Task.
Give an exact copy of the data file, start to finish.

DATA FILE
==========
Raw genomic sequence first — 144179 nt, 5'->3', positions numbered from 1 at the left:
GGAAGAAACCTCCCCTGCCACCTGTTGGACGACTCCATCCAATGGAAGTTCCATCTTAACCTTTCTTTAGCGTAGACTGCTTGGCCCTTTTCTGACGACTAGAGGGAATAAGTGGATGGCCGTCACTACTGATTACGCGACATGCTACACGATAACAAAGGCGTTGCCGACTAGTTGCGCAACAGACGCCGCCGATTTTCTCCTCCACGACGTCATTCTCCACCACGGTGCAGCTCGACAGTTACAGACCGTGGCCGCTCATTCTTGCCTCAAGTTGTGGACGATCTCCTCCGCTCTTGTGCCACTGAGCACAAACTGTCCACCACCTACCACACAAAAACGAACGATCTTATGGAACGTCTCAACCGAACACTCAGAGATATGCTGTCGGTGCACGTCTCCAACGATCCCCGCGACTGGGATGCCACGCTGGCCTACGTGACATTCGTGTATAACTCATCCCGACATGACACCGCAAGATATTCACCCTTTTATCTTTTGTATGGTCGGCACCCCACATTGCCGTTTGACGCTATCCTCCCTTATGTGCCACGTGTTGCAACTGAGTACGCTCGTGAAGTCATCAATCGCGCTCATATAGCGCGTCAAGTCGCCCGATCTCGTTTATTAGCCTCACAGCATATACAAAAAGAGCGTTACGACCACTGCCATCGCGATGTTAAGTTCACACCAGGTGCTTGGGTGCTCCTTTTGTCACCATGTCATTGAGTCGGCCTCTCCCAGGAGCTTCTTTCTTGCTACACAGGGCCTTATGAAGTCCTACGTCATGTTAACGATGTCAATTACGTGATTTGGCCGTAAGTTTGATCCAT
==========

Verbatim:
Raw genomic sequence first — 144179 nt, 5'->3', positions numbered from 1 at the left:
GGAAGAAACCTCCCCTGCCACCTGTTGGACGACTCCATCCAATGGAAGTTCCATCTTAACCTTTCTTTAGCGTAGACTGCTTGGCCCTTTTCTGACGACTAGAGGGAATAAGTGGATGGCCGTCACTACTGATTACGCGACATGCTACACGATAACAAAGGCGTTGCCGACTAGTTGCGCAACAGACGCCGCCGATTTTCTCCTCCACGACGTCATTCTCCACCACGGTGCAGCTCGACAGTTACAGACCGTGGCCGCTCATTCTTGCCTCAAGTTGTGGACGATCTCCTCCGCTCTTGTGCCACTGAGCACAAACTGTCCACCACCTACCACACAAAAACGAACGATCTTATGGAACGTCTCAACCGAACACTCAGAGATATGCTGTCGGTGCACGTCTCCAACGATCCCCGCGACTGGGATGCCACGCTGGCCTACGTGACATTCGTGTATAACTCATCCCGACATGACACCGCAAGATATTCACCCTTTTATCTTTTGTATGGTCGGCACCCCACATTGCCGTTTGACGCTATCCTCCCTTATGTGCCACGTGTTGCAACTGAGTACGCTCGTGAAGTCATCAATCGCGCTCATATAGCGCGTCAAGTCGCCCGATCTCGTTTATTAGCCTCACAGCATATACAAAAAGAGCGTTACGACCACTGCCATCGCGATGTTAAGTTCACACCAGGTGCTTGGGTGCTCCTTTTGTCACCATGTCATTGAGTCGGCCTCTCCCAGGAGCTTCTTTCTTGCTACACAGGGCCTTATGAAGTCCTACGTCATGTTAACGATGTCAATTACGTGATTTGGCCGTAAGTTTGATCCAT